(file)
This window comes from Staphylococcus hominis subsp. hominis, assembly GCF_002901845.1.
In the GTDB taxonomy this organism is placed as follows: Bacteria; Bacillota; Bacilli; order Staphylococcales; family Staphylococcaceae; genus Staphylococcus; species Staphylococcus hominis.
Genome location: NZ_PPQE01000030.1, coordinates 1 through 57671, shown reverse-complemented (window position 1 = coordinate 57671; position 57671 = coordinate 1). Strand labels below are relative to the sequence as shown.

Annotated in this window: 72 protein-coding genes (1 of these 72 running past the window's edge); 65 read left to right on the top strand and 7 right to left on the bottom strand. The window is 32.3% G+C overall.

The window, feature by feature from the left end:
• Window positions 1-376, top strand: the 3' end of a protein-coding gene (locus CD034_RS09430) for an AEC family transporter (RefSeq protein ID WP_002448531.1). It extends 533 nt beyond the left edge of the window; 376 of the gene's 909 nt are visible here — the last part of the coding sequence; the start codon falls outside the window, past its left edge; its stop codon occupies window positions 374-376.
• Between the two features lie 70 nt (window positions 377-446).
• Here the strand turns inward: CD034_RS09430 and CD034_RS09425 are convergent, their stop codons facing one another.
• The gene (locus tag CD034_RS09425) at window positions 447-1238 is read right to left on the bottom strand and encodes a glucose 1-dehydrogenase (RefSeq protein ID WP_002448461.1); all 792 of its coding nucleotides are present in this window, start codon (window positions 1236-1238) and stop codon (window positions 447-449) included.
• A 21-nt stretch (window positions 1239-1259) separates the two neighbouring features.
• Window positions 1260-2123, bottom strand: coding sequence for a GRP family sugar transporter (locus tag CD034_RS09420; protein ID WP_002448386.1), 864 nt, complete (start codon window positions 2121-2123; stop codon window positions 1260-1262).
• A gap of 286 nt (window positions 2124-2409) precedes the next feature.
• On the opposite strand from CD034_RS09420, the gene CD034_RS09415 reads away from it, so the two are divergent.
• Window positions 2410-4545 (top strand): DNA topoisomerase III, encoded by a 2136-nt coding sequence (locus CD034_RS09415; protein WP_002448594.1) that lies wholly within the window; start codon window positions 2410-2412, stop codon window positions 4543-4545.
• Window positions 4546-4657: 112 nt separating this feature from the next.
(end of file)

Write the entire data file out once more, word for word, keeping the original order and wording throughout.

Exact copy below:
This window comes from Staphylococcus hominis subsp. hominis, assembly GCF_002901845.1.
In the GTDB taxonomy this organism is placed as follows: Bacteria; Bacillota; Bacilli; order Staphylococcales; family Staphylococcaceae; genus Staphylococcus; species Staphylococcus hominis.
Genome location: NZ_PPQE01000030.1, coordinates 1 through 57671, shown reverse-complemented (window position 1 = coordinate 57671; position 57671 = coordinate 1). Strand labels below are relative to the sequence as shown.

Annotated in this window: 72 protein-coding genes (1 of these 72 running past the window's edge); 65 read left to right on the top strand and 7 right to left on the bottom strand. The window is 32.3% G+C overall.

The window, feature by feature from the left end:
• Window positions 1-376, top strand: the 3' end of a protein-coding gene (locus CD034_RS09430) for an AEC family transporter (RefSeq protein ID WP_002448531.1). It extends 533 nt beyond the left edge of the window; 376 of the gene's 909 nt are visible here — the last part of the coding sequence; the start codon falls outside the window, past its left edge; its stop codon occupies window positions 374-376.
• Between the two features lie 70 nt (window positions 377-446).
• Here the strand turns inward: CD034_RS09430 and CD034_RS09425 are convergent, their stop codons facing one another.
• The gene (locus tag CD034_RS09425) at window positions 447-1238 is read right to left on the bottom strand and encodes a glucose 1-dehydrogenase (RefSeq protein ID WP_002448461.1); all 792 of its coding nucleotides are present in this window, start codon (window positions 1236-1238) and stop codon (window positions 447-449) included.
• A 21-nt stretch (window positions 1239-1259) separates the two neighbouring features.
• Window positions 1260-2123, bottom strand: coding sequence for a GRP family sugar transporter (locus tag CD034_RS09420; protein ID WP_002448386.1), 864 nt, complete (start codon window positions 2121-2123; stop codon window positions 1260-1262).
• A gap of 286 nt (window positions 2124-2409) precedes the next feature.
• On the opposite strand from CD034_RS09420, the gene CD034_RS09415 reads away from it, so the two are divergent.
• Window positions 2410-4545 (top strand): DNA topoisomerase III, encoded by a 2136-nt coding sequence (locus CD034_RS09415; protein WP_002448594.1) that lies wholly within the window; start codon window positions 2410-2412, stop codon window positions 4543-4545.
• Window positions 4546-4657: 112 nt separating this feature from the next.